Early on this year, I was in such a funk. I was so stressed from school, family, and friends. I had no idea what to major in, was dealing with some serious family and financial problems, and since then drifted away from some of my closest friends. I was feeling really alone and overwhelmed, so I decided I needed a break from school. I’ve since done a lot of self-reflection and made a great turnaround from where I was.
My only thing is, I can’t help but feel like I’m so behind with my progress in school now. I want a degree and am excited now that I am more focused, but I don’t want to be graduating at a time when I feel I should already be making moves toward a career.
You think you’re “behind”? Far from it. You knew you needed a break—and you took one.
You identified a problem and took care of yourself in a compassionate way. That takes an incredible amount of wisdom and maturity—more than most people your age have.
Do you know how many young women don’t listen to what’s going on inside of them? They go to college, or whatever next big step they’ve chosen, and they feel miserable. But instead of listening to their feelings, do you know what they do? They beat themselves up for suffering. They say terrible things to themselves, like, “Everyone else is doing it, so why can’t you? What’s wrong with you? Why aren’t you strong enough to make it?”
I should know. When I was 24, I won a Rhodes Scholarship. Not to brag, but that’s kind of a big deal —only a very few super overachievers get one every year—and when you get one of these fancy scholarships, you get in the newspaper and your college puts you on their admissions literature and your parents explode with pride and your siblings go to therapy (kidding). Except that when I got to Oxford University in England, I crashed hard. I hated it —I mean, hated it. I didn’t connect with the people, my professors weren’t into my feminist political theories, and I got depressed.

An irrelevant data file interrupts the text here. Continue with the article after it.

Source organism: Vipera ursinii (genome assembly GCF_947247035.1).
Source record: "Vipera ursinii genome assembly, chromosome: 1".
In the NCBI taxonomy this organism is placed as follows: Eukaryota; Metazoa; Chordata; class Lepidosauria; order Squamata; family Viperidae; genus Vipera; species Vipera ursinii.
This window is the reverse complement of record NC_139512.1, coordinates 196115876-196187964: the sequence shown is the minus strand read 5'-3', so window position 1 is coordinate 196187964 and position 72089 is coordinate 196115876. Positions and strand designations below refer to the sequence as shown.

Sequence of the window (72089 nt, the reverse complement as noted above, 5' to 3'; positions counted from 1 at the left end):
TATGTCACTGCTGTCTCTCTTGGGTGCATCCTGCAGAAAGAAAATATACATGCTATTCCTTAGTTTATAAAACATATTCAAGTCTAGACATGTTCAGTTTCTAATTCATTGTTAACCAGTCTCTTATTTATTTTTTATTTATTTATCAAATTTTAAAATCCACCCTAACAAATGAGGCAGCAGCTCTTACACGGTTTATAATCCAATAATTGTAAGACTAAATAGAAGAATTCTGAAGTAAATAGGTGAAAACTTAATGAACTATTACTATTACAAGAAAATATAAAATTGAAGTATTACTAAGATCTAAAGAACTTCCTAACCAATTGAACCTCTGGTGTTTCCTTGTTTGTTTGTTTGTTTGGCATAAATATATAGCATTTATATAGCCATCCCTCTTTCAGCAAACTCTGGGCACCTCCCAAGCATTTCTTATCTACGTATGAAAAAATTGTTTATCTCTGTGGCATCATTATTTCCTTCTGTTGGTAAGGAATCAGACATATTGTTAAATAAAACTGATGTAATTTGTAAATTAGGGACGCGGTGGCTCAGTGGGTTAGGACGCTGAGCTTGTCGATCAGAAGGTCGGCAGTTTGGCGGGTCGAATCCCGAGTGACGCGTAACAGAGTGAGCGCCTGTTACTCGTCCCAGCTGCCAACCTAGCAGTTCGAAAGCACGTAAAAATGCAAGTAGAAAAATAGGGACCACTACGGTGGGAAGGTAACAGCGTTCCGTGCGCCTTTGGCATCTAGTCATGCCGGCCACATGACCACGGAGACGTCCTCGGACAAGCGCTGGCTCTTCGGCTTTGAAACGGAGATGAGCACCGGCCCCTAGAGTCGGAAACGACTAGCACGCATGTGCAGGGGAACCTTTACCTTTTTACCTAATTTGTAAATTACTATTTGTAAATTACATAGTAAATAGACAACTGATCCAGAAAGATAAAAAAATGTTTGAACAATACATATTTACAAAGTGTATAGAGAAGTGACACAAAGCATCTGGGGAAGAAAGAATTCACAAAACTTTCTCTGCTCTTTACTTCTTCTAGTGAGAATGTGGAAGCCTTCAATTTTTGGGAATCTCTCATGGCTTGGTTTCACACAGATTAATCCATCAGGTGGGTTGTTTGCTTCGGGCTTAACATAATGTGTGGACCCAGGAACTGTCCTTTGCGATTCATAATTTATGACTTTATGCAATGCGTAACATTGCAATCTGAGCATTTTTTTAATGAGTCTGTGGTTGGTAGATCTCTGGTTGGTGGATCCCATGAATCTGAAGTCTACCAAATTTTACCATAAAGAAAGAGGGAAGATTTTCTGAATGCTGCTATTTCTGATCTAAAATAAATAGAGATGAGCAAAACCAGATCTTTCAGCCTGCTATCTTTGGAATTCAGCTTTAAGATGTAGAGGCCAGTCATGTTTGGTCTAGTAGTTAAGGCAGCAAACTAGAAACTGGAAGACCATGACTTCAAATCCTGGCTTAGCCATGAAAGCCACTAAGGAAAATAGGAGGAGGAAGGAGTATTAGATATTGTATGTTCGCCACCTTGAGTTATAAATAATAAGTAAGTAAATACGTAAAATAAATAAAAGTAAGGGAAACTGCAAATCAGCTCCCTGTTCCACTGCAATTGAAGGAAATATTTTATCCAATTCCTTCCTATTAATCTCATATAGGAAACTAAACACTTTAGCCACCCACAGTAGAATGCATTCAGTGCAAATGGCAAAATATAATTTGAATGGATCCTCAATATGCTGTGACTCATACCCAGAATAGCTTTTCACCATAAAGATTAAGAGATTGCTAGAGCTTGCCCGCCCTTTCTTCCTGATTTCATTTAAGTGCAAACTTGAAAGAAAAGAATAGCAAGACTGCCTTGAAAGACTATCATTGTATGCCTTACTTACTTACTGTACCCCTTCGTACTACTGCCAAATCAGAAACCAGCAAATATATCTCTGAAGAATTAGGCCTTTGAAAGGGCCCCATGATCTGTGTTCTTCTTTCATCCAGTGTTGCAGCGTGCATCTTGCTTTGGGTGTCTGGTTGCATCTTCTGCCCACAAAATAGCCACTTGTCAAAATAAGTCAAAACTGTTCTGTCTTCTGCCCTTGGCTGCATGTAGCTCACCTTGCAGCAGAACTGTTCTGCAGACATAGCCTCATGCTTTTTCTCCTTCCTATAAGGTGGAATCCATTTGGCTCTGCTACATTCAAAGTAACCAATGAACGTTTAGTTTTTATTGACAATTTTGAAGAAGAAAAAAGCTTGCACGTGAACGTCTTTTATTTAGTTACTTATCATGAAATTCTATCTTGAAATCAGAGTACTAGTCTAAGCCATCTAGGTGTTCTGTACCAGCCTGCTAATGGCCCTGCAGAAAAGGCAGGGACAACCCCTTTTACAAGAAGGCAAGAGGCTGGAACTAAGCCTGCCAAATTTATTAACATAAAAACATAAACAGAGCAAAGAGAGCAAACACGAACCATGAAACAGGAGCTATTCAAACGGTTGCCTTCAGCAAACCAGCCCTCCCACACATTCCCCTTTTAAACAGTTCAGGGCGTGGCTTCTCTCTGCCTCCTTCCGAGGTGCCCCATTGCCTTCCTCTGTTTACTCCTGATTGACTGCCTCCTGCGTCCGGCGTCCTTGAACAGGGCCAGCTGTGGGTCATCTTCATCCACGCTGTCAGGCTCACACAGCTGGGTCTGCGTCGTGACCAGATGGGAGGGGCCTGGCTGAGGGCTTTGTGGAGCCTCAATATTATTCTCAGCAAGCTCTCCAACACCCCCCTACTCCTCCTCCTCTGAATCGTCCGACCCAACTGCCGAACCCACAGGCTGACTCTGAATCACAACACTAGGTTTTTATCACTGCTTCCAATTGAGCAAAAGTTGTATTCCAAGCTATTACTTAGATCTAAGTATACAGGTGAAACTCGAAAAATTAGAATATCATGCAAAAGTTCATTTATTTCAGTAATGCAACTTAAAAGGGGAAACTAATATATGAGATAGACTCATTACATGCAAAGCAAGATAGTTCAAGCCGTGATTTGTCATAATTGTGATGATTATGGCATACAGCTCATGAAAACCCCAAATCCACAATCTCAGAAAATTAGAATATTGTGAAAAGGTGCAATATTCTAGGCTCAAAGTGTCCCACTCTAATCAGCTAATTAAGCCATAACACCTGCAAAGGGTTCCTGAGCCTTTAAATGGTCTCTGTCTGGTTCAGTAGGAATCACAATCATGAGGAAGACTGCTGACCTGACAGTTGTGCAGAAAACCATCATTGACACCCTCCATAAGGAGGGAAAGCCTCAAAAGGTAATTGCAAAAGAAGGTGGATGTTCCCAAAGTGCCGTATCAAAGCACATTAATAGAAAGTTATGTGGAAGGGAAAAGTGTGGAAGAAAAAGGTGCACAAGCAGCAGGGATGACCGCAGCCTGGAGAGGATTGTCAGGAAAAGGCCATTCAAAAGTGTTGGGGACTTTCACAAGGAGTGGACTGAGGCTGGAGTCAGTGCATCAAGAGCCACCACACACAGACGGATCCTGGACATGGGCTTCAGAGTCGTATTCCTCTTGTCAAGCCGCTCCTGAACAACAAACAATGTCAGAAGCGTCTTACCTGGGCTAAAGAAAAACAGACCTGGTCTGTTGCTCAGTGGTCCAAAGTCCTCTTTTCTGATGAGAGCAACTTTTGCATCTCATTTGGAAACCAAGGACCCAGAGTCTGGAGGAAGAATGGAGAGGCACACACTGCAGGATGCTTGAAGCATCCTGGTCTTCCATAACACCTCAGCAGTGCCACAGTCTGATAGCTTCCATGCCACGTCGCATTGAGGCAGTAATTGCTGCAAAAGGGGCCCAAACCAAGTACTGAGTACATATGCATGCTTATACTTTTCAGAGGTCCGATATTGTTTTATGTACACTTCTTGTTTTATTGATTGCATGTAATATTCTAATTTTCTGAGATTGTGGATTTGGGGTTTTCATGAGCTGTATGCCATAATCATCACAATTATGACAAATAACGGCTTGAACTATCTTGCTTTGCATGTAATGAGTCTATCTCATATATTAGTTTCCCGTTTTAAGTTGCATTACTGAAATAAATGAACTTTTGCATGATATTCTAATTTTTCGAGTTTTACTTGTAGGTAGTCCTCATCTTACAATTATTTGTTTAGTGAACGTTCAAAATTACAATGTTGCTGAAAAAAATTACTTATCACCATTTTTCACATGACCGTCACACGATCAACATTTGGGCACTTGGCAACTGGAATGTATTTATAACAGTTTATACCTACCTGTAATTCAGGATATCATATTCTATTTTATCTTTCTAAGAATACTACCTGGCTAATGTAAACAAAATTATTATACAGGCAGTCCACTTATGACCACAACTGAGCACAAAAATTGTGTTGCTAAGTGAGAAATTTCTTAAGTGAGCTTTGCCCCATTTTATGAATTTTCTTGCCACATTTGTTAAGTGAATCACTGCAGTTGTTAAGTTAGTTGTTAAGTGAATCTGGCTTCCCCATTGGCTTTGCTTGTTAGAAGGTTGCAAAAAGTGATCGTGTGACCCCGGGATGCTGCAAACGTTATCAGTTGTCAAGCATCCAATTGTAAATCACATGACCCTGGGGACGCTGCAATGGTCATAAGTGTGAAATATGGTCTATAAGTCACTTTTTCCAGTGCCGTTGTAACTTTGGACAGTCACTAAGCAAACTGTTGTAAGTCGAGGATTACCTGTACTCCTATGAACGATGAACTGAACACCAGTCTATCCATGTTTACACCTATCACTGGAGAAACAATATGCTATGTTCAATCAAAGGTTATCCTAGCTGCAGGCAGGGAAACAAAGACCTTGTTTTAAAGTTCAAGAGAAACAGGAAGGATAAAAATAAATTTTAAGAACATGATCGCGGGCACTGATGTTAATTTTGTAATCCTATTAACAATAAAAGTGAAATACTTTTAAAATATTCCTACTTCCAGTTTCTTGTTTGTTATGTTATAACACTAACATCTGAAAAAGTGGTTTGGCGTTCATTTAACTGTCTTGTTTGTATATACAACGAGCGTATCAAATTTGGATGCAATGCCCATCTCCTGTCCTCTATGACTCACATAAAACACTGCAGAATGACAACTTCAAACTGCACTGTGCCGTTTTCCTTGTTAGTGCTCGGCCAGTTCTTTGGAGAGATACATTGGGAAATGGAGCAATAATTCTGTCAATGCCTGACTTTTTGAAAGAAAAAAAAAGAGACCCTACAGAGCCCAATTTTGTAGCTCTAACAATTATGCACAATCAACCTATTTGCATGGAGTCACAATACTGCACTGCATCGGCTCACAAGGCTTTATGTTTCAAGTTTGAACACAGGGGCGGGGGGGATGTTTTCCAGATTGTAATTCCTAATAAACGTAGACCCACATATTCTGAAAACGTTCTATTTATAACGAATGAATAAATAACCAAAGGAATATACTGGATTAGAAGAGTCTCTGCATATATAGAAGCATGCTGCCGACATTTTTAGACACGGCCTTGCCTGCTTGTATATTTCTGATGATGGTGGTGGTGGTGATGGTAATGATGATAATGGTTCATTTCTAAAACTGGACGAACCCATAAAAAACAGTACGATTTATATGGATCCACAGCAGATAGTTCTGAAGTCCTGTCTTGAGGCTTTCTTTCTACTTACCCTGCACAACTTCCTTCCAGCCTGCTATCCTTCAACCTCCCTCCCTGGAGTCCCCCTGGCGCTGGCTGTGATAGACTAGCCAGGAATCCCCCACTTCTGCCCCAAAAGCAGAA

All I did was tell myself I was weak and a quitter. I just sat around and lacerated myself for not being strong enough to make it through graduate school in another country. It took me an entire year of staring at the wall for hours on end and crying in the hallway outside my room and having my one really close friend finally sit me down and tell me I was going home in order for me to finally give up.
You know what? Quitting was the best thing I ever did.
I realized that I wanted a Rhodes Scholarship not because I wanted to go to graduate school, but because I wanted to win a famous award. Quitting forced me to realize I was on the wrong track and that I had lost touch with who I was and what I cared about. That’s when I decided to start researching how mean girls could be to each other. And that’s how I ended up writing my first book – and having an entire career doing what I’m passionate about, including writing this column.
I couldn’t have done it if I hadn’t quit.
So, Helen, it’s easy to think life’s a race, and that there’s a proper time to start your studies and go to work and meet your spouse and have your kids.
But none of that matters one tiny little bit if you are not feeling good about yourself the whole time.
You will waste your education if you rush to finish it just for the sake of being done and being on time. Self-knowledge is the foundation of real success. I am so proud of you for not only being connected to your feelings, but for taking care of yourself in a loving way. That makes you smarter than any degree every could. You go girl. You’re kind of my hero right now.